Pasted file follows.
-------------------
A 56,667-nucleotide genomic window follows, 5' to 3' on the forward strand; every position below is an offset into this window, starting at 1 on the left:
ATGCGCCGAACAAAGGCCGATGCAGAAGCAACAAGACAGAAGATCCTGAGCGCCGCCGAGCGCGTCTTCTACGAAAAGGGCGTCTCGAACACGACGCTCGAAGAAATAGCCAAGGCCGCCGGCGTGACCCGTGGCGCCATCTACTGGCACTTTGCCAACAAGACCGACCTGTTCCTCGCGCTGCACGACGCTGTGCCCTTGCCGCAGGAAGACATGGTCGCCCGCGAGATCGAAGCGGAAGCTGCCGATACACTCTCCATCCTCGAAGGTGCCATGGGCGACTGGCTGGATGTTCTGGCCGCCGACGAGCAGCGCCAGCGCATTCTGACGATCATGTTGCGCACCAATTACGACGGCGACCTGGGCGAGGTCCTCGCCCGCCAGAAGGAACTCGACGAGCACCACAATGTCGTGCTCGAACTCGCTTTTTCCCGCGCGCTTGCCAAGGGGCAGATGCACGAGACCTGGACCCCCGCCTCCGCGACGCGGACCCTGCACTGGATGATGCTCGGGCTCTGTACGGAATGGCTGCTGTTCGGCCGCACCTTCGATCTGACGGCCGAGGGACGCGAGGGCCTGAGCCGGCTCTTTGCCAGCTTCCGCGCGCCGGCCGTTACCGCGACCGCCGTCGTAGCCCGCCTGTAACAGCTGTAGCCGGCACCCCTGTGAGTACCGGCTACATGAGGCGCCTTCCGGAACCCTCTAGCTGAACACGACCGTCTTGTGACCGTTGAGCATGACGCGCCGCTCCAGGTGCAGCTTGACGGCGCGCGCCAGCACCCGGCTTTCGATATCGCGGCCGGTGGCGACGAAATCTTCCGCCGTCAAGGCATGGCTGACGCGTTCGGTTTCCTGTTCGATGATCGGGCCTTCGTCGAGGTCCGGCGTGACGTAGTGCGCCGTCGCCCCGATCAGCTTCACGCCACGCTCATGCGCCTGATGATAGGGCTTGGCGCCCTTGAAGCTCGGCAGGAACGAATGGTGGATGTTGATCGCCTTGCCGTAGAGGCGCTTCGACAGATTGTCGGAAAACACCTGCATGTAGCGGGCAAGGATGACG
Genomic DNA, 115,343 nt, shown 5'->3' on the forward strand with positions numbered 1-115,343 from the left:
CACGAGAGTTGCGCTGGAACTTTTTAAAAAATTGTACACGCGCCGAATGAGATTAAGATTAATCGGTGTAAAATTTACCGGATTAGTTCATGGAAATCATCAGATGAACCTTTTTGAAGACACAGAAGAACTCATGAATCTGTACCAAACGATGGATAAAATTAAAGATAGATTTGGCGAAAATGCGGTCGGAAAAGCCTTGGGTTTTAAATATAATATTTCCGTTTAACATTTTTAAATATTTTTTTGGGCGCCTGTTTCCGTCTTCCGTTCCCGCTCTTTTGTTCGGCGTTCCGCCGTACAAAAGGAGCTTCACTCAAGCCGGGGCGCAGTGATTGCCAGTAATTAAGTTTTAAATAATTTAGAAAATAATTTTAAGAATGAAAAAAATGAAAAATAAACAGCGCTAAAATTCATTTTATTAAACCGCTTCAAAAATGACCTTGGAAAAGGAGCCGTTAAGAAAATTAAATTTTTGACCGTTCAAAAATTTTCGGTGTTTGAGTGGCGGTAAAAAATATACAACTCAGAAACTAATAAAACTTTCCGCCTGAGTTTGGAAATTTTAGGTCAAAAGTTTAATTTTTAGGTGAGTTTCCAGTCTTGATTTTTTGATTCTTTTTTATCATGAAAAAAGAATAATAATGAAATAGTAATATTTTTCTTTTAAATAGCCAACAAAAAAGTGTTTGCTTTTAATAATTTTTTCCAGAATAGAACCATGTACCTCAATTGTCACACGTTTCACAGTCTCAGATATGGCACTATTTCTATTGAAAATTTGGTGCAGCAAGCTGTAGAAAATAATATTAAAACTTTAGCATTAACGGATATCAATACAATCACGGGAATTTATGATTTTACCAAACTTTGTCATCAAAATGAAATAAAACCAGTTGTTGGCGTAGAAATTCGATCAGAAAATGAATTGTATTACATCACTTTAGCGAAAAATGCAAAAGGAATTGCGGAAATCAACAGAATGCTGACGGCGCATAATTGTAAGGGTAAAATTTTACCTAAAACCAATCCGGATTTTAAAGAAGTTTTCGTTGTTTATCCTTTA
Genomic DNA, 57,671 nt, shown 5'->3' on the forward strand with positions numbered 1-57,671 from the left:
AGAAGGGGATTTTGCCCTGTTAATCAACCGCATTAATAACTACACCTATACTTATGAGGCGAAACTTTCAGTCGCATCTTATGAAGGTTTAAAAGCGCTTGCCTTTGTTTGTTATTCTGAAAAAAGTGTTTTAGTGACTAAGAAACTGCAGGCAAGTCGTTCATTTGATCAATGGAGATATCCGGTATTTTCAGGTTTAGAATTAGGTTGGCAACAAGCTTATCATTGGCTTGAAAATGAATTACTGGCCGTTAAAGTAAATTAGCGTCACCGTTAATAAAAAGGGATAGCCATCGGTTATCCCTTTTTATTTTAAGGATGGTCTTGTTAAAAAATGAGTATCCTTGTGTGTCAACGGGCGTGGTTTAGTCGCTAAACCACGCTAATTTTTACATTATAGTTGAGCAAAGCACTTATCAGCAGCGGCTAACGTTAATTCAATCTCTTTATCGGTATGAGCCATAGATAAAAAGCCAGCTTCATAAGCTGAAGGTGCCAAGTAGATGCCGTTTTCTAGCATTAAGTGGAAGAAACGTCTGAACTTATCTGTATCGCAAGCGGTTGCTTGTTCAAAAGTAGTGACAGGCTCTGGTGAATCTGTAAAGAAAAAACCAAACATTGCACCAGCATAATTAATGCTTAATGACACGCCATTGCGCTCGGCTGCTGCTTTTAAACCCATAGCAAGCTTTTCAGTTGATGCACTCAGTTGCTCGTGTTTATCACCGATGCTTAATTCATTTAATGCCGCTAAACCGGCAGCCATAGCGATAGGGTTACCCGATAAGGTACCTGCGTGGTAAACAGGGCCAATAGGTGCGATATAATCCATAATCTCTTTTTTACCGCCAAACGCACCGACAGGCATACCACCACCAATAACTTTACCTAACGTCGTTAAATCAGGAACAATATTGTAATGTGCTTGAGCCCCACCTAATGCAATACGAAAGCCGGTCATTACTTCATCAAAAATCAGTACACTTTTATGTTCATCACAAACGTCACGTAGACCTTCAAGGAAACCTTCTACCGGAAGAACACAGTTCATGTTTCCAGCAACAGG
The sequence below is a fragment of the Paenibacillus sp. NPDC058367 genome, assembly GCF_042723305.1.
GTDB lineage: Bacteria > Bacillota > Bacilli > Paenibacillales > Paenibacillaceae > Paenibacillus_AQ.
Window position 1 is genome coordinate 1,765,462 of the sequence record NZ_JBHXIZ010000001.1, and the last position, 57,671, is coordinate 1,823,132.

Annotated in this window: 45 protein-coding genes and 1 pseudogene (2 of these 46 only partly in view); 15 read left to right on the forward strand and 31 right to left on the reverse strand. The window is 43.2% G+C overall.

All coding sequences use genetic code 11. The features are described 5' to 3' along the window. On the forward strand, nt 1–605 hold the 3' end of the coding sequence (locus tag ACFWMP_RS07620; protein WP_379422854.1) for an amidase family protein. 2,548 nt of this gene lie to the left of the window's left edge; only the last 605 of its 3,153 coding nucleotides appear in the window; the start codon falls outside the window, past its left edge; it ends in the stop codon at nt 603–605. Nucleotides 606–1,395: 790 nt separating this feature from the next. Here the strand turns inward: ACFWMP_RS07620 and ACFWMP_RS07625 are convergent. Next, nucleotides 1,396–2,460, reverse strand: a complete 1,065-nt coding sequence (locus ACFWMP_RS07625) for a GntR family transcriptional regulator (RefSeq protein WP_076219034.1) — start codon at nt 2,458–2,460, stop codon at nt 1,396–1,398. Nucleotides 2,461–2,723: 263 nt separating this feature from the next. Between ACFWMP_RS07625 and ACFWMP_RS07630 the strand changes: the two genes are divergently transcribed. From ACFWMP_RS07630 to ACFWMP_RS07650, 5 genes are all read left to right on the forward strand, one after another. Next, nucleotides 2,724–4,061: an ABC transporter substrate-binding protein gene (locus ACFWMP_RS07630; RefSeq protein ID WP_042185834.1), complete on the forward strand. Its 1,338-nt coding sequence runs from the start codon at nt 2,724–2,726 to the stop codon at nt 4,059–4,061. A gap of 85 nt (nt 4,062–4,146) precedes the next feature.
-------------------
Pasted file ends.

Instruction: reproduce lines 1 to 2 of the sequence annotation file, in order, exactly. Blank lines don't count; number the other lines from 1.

A 56,667-nucleotide genomic window follows, 5' to 3' on the forward strand; every position below is an offset into this window, starting at 1 on the left:
ATGCGCCGAACAAAGGCCGATGCAGAAGCAACAAGACAGAAGATCCTGAGCGCCGCCGAGCGCGTCTTCTACGAAAAGGGCGTCTCGAACACGACGCTCGAAGAAATAGCCAAGGCCGCCGGCGTGACCCGTGGCGCCATCTACTGGCACTTTGCCAACAAGACCGACCTGTTCCTCGCGCTGCACGACGCTGTGCCCTTGCCGCAGGAAGACATGGTCGCCCGCGAGATCGAAGCGGAAGCTGCCGATACACTCTCCATCCTCGAAGGTGCCATGGGCGACTGGCTGGATGTTCTGGCCGCCGACGAGCAGCGCCAGCGCATTCTGACGATCATGTTGCGCACCAATTACGACGGCGACCTGGGCGAGGTCCTCGCCCGCCAGAAGGAACTCGACGAGCACCACAATGTCGTGCTCGAACTCGCTTTTTCCCGCGCGCTTGCCAAGGGGCAGATGCACGAGACCTGGACCCCCGCCTCCGCGACGCGGACCCTGCACTGGATGATGCTCGGGCTCTGTACGGAATGGCTGCTGTTCGGCCGCACCTTCGATCTGACGGCCGAGGGACGCGAGGGCCTGAGCCGGCTCTTTGCCAGCTTCCGCGCGCCGGCCGTTACCGCGACCGCCGTCGTAGCCCGCCTGTAACAGCTGTAGCCGGCACCCCTGTGAGTACCGGCTACATGAGGCGCCTTCCGGAACCCTCTAGCTGAACACGACCGTCTTGTGACCGTTGAGCATGACGCGCCGCTCCAGGTGCAGCTTGACGGCGCGCGCCAGCACCCGGCTTTCGATATCGCGGCCGGTGGCGACGAAATCTTCCGCCGTCAAGGCATGGCTGACGCGTTCGGTTTCCTGTTCGATGATCGGGCCTTCGTCGAGGTCCGGCGTGACGTAGTGCGCCGTCGCCCCGATCAGCTTCACGCCACGCTCATGCGCCTGATGATAGGGCTTGGCGCCCTTGAAGCTCGGCAGGAACGAATGGTGGATGTTGATCGCCTTGCCGTAGAGGCGCTTCGACAGATTGTCGGAAAACACCTGCATGTAGCGGGCAAGGATGACG